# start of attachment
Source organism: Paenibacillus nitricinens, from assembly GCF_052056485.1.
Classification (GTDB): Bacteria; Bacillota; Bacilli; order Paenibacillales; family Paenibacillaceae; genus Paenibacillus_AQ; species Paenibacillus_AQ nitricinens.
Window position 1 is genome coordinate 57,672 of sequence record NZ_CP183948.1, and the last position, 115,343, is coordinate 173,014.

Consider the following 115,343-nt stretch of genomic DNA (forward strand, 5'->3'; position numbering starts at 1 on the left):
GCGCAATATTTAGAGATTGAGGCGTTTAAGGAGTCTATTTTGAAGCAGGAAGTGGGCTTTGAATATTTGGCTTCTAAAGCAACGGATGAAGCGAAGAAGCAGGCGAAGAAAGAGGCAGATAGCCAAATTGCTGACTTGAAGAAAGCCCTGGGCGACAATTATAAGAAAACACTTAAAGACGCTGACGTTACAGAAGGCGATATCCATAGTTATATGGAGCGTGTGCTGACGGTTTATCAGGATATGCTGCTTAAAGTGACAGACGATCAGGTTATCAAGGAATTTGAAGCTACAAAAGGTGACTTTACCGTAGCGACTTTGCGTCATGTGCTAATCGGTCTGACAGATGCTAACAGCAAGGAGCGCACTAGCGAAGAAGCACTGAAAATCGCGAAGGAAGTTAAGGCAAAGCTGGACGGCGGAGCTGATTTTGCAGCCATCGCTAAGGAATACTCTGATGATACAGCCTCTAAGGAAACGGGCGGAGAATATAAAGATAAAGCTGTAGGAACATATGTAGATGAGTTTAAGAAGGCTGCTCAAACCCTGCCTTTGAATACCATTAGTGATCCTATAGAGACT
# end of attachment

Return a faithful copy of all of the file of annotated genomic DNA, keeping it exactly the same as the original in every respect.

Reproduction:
Source organism: Paenibacillus nitricinens, from assembly GCF_052056485.1.
Classification (GTDB): Bacteria; Bacillota; Bacilli; order Paenibacillales; family Paenibacillaceae; genus Paenibacillus_AQ; species Paenibacillus_AQ nitricinens.
Window position 1 is genome coordinate 57,672 of sequence record NZ_CP183948.1, and the last position, 115,343, is coordinate 173,014.

Consider the following 115,343-nt stretch of genomic DNA (forward strand, 5'->3'; position numbering starts at 1 on the left):
GCGCAATATTTAGAGATTGAGGCGTTTAAGGAGTCTATTTTGAAGCAGGAAGTGGGCTTTGAATATTTGGCTTCTAAAGCAACGGATGAAGCGAAGAAGCAGGCGAAGAAAGAGGCAGATAGCCAAATTGCTGACTTGAAGAAAGCCCTGGGCGACAATTATAAGAAAACACTTAAAGACGCTGACGTTACAGAAGGCGATATCCATAGTTATATGGAGCGTGTGCTGACGGTTTATCAGGATATGCTGCTTAAAGTGACAGACGATCAGGTTATCAAGGAATTTGAAGCTACAAAAGGTGACTTTACCGTAGCGACTTTGCGTCATGTGCTAATCGGTCTGACAGATGCTAACAGCAAGGAGCGCACTAGCGAAGAAGCACTGAAAATCGCGAAGGAAGTTAAGGCAAAGCTGGACGGCGGAGCTGATTTTGCAGCCATCGCTAAGGAATACTCTGATGATACAGCCTCTAAGGAAACGGGCGGAGAATATAAAGATAAAGCTGTAGGAACATATGTAGATGAGTTTAAGAAGGCTGCTCAAACCCTGCCTTTGAATACCATTAGTGATCCTATAGAGACT